ONE DAY, Dov received a call from a man with a heavy European accent. “My name is Shtern,” he said, “I saw your letter. I was once in Mauthausen. Whatever you read about that place, I could tell you, it was worse, much worse. The living had just one wish – to die without any more pain. I was there two weeks, and then I was sent out because I was an engineer the Nazis needed somewhere else.”

“Could someone survive there for two, or three years?” Dov asked. “Maybe if they were a kapo or somehow spared by the SS?”

Shtern seemed to half-chuckle under his breath. “We Jews have always believed in miracles; unfortunately, I saw few of those in the camps.”

Dov was confused and troubled. How had Reb Mendel survived all those years? Was it, in fact, a miracle, or was there another, more troubling explanation? He could not bring himself to believe that the sainted rabbi would have done anything to harm another fellow Jew. But even as he mentally debated his quandary, a student knocked at his door and told him the rosh yeshiva wanted to see him immediately. Perhaps the rabbi had decided to tell his story, after all.

But Dov was in for a shock. “I must tell you, Dov,” said the clearly angry Reb Mendel, “I am quite troubled to have learned that you are disregarding my words to you and secretly preparing to write about me without my knowledge or consent.” His beard now seemed to be on fire, and his face was no longer one of peace and calm but rather wild with fury. “In fact,” he raged, “you are not responsible enough to be editor of the yearbook; and so, as of this moment, you are relieved of your position!”

Dov was crushed, his mind a whirl of emotions. What had he done? How could he have hurt the man he so looked up to? How could he face his friends? He retreated to his room, a broken soul, and could not eat or sleep for two days.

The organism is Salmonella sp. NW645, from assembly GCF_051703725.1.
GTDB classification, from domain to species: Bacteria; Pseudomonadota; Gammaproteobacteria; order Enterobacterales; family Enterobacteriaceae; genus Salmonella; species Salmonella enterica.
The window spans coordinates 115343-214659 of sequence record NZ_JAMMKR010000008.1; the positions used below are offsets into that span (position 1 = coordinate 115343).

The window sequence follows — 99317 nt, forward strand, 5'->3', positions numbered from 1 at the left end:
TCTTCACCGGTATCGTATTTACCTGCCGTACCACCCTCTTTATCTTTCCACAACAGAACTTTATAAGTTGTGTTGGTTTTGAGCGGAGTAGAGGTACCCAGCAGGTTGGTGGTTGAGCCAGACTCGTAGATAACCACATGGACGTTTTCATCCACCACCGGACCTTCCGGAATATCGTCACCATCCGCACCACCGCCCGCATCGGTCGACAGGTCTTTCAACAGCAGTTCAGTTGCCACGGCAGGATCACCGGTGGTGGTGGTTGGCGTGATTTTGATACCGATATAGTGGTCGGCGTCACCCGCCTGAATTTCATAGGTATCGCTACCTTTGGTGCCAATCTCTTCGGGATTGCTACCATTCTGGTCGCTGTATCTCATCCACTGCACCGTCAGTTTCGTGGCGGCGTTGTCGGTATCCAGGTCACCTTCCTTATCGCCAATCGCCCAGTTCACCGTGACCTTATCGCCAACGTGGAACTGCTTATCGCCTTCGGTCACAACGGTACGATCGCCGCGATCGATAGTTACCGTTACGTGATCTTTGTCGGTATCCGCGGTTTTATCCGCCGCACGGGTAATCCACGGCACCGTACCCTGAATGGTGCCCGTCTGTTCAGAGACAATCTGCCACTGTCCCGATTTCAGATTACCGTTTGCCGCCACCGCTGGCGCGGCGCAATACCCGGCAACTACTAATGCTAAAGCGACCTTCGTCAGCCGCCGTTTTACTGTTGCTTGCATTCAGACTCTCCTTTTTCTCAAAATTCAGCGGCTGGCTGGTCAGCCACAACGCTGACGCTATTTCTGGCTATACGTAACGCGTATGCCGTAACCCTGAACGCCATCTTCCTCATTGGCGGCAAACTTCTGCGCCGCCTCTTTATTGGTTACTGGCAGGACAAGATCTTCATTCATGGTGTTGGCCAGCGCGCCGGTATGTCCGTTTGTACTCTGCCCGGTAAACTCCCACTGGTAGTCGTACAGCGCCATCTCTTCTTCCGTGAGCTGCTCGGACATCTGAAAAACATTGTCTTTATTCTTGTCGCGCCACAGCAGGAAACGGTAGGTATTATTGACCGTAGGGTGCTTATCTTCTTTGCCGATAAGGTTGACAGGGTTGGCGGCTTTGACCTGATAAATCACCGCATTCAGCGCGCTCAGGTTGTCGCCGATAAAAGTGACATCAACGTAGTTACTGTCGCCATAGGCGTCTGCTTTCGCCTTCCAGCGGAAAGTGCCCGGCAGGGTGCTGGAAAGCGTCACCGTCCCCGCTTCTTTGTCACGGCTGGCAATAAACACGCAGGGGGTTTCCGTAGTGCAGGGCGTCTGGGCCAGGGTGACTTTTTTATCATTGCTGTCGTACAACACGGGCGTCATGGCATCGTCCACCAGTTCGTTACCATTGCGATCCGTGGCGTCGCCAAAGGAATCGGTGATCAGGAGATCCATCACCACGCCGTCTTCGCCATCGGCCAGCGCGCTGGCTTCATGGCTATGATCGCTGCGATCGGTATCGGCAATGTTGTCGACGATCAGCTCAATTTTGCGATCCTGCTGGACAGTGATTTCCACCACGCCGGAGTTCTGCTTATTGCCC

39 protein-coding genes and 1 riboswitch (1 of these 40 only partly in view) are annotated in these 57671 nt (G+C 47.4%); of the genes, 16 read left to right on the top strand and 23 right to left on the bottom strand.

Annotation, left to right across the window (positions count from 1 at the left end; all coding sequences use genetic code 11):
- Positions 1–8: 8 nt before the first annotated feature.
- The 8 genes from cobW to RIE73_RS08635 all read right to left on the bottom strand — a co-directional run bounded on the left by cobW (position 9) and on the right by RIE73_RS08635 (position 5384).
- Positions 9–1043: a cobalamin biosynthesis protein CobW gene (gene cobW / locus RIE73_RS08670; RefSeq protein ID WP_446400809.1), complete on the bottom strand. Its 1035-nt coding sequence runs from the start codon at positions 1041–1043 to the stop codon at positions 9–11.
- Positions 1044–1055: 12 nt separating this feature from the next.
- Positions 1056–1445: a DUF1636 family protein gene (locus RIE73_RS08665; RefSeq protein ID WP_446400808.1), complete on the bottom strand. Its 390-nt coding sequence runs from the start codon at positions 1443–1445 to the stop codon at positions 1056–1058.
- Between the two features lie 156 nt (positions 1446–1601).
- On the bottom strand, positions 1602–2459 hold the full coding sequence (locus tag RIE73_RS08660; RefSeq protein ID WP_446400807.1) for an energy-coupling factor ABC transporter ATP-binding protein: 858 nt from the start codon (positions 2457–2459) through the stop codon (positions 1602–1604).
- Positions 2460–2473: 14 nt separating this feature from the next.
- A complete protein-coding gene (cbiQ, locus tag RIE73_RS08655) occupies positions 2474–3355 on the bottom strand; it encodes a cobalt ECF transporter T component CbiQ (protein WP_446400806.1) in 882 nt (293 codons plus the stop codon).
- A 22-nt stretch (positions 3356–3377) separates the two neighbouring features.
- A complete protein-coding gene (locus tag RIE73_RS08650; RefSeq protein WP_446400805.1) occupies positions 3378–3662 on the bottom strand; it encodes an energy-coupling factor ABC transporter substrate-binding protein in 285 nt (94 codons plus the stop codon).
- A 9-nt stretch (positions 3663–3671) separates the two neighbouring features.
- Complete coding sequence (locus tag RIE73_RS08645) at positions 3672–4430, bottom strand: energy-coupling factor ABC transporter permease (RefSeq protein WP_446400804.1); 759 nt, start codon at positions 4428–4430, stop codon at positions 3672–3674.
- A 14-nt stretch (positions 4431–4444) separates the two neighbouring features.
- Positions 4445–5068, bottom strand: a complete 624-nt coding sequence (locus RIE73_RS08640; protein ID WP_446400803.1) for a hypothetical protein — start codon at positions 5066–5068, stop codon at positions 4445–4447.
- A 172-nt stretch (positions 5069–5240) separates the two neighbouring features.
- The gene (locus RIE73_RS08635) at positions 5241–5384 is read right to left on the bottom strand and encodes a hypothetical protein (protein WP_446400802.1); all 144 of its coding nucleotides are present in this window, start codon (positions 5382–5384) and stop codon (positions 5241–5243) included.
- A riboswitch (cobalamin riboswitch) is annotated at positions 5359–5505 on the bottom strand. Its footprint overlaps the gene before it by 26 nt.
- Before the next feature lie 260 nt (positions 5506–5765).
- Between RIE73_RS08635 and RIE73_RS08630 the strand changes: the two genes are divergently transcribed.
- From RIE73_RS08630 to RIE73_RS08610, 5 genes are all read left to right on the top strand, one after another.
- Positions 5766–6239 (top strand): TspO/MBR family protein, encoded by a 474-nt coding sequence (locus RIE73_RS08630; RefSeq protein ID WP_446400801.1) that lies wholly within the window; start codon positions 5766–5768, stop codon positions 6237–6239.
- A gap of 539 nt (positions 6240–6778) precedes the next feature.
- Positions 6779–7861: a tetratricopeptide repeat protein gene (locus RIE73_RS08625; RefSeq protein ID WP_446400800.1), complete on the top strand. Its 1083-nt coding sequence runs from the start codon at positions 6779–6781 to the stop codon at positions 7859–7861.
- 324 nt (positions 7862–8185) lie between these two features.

And then, one of his friends brought him a package from Yad Vashem. Dov looked at it with bitterness and irony; what good would it do him now? Still, he opened it. It was filled with maps and material about Mauthausen, even several volumes of captured German war records. Included in these records were lists of all those who had passed through the camp. Dov casually flipped through the names, looking for that of the rosh yeshiva. When he found it, his heart skipped a beat:

“Wiznitzer, Mendel. Poland. E-1943.” Dov knew that an “E” meant exterminated, eliminated. But if Mendel Wiznitzer had died, who was the man leading the yeshiva?!

A knock at the door interrupted Dov’s train of thought. It was the rosh yeshiva. “Dov,” he said, “I came to apologize for my harsh words. I know how….”

“Who are you?!” Dov interrupted, holding up the paper from Yad Vashem. “Mendel Wiznitzer died in 1943.”

The rabbi seemed to stumble backward at the force of the question. Fear, confusion, shock and then resignation passed over his face. He folded his beard over his mouth as if to guard what he was about to disclose, and then he spoke.